The Prague Declaration is just the central document of an elaborate propaganda machinery of the Baltic States and their followers in the European Union and further afield. It all started in 1998 with the creation of state sponsored Commissions in the Baltics. The Lithuanian commission was established by the President of the Republic of Lithuania Valdas Adamkus and is called “International Commission for the Evaluation of the Crimes of the Nazi and Soviet Occupation Regimes in Lithuania”.[xi] It consists of two subcommissions, one dealing with Nazi crimes, the other with Soviet crimes. One of its members is German historian Prof. Wolfgang Benz of the Berlin Center for Research on Antisemitism (ZfA). Just as a footnote: this center had been criticized for equalizing antisemitism and so called “Islamophobia” last December at a conference in Berlin. Benz obviously has no problem with the antisemitic accusations against former Jewish partisans fighting with the help of the Soviet Union, against the Nazi occupiers of Lithuania and their local fascist collaborators, let alone the fact that Benz is not critical about the commission’s endeavors to equalize Nazism and Stalinism. Moreover, Benz published an article last year of another well known historian, Jürgen Matthäus of the Washington D.C. based United States Holocaust Memorial Museum (USHMM)[xii] where he just lapidary (read: en passant) concisely mentions or even praises that commission (he says: “they make an effort”) without asking questions about the unscholarly attempt to equalize the Holocaust with whatever crimes the Soviets committed in that region.[xiii]

The murkiness of the commission can be revealed inter alia by a discernable methodological pattern: by publishing sometimes accurate material dealing with the Holocaust in Lithuania in academic publications that reach very few, there is an attempt to justify or cover up the political campaign to get Europe to trivialize the Holocaust by passing “equivalence of evils” resolutions that betray more than a little of an antisemitic mood. In fact, one is left with the impression that they just deal with the Holocaust in order to be able to accuse the Soviet Union of having committed crimes on the same precise level. All historians who collaborate with the Lithuanian president, government and other involved organizations, contribute to current trends of antisemitism. They are in the best case ”useful idiots.” Have a look at what really happens in Lithuania; I quote Professor Katz from the Vilnius Yiddish Institute at Vilnius University:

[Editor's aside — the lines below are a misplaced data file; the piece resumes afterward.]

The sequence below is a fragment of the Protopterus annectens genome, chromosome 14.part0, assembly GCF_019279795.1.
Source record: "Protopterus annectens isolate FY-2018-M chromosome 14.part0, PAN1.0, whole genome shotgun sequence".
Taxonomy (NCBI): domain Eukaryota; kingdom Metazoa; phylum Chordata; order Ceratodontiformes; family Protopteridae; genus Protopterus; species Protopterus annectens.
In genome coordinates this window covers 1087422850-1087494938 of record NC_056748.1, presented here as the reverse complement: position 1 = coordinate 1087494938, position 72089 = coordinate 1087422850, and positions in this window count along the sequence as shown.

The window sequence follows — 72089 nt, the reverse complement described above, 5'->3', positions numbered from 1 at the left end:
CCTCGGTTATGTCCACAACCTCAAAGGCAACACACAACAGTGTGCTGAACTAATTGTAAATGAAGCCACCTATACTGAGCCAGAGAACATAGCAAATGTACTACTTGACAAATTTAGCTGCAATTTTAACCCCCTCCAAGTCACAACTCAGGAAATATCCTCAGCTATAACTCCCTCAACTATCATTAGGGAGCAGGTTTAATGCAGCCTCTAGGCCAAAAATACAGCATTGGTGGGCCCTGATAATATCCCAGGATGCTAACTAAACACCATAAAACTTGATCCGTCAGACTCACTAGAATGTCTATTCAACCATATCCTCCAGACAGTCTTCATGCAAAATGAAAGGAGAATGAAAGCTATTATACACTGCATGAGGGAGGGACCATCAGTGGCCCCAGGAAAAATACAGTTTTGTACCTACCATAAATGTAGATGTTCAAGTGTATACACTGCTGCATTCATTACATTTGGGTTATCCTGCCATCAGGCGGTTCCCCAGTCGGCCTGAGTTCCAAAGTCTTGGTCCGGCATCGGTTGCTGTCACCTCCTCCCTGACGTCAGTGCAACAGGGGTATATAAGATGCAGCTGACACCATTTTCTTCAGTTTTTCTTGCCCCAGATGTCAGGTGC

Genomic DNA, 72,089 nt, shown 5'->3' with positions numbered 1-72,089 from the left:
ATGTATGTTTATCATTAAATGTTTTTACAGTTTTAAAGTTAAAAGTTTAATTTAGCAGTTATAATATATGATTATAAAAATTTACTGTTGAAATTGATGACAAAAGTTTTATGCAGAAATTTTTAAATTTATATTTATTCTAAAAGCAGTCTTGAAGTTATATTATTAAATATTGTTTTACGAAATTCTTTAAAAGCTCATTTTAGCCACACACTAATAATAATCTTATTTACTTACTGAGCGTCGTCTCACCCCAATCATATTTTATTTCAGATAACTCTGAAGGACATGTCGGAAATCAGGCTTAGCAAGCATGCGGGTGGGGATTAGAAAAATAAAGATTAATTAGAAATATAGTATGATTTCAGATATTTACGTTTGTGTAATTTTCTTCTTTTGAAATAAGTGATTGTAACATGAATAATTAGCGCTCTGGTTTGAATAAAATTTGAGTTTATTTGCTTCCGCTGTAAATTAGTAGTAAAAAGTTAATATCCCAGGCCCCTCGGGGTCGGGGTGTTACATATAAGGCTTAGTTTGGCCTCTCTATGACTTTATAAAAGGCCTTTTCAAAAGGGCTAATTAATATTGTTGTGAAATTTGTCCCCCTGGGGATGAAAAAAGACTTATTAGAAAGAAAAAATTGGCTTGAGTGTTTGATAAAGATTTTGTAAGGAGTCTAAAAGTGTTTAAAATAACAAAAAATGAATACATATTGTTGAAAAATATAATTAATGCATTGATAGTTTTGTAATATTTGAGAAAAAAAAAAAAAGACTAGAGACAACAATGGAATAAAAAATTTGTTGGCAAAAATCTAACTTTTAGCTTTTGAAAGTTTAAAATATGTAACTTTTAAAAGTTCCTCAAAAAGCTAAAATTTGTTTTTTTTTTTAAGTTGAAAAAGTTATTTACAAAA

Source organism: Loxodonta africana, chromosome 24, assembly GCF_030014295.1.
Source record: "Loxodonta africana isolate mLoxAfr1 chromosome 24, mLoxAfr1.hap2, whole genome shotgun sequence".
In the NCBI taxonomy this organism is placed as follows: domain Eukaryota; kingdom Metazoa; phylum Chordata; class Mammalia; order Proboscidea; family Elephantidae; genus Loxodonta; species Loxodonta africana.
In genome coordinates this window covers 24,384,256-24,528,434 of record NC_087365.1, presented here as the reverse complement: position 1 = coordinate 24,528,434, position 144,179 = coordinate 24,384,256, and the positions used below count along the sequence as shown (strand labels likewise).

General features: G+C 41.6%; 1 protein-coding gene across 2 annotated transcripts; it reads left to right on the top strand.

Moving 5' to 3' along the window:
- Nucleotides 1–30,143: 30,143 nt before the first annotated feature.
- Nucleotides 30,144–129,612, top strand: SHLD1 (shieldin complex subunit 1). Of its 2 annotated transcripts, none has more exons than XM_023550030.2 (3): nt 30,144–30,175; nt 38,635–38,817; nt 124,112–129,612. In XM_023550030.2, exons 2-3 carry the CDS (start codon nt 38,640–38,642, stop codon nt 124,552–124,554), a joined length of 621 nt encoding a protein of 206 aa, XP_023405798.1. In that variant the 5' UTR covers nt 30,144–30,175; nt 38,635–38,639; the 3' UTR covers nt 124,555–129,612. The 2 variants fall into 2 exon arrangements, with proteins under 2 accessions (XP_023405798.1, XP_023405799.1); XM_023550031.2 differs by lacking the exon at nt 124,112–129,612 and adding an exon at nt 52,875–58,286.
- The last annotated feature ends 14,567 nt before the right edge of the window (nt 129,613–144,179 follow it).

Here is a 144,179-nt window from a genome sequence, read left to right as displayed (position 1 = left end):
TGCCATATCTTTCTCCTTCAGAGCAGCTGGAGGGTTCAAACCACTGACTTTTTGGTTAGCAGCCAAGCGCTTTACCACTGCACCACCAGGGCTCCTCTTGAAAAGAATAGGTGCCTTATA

“The commission is only one part of the state sponsored ‘Genocide Industry’ in Lithuania. The Museum of Genocide Victims (popularly ‘the Genocide Museum’), on Vilnius’s main boulevard, deals in fact only with Soviet crimes. It includes blatantly antisemitic exhibits (for example, a postwar caricature of a Soviet jeep driven by Lenin, Stalin, and ‘the Jew Yankl’, with no comment on the racism, this coming after the Holocaust). A recent exhibit on the Ukrainian famine showed a woman telling visitors: ‘In Auschwitz we were given some spinach and a little bread. War is terrible, but famine is even worse’.”[xiv]

Sir Martin Gilbert, one of the leading scholars on the Holocaust, therefore resigned his support for the above mentioned “Commission”:

To set the record straight, I write to confirm that I resigned, last April, from membership in the Vilnius-based “International Commission for the Evaluation of the Crimes of the Nazi and Soviet Occupation Regimes in Lithuania.“ In resigning, I asked that my name be removed from all letterheading, website, brochures and other materials. I also made it clear, in my resignation letter, that I would be glad to consider rejoining the Commission at such time as Dr. Yitzhak Arad would be fully exonerated, publicly rehabilitated and honoured for his heroism in fighting Nazism.

I would like to add that this condition must now apply to all the Jewish anti-Nazi partisans whose names have appeared in press reports in this connection: in addition to Dr. Arad, these are Fania Yocheles Brantsovsky, Dr. Sara Ginaite and Dr. Rachel Margolis. They too must be fully exonerated and assured of safe travel and/or residence in Lithuania without fear of interrogation, defamation, interference or disturbance of any kind.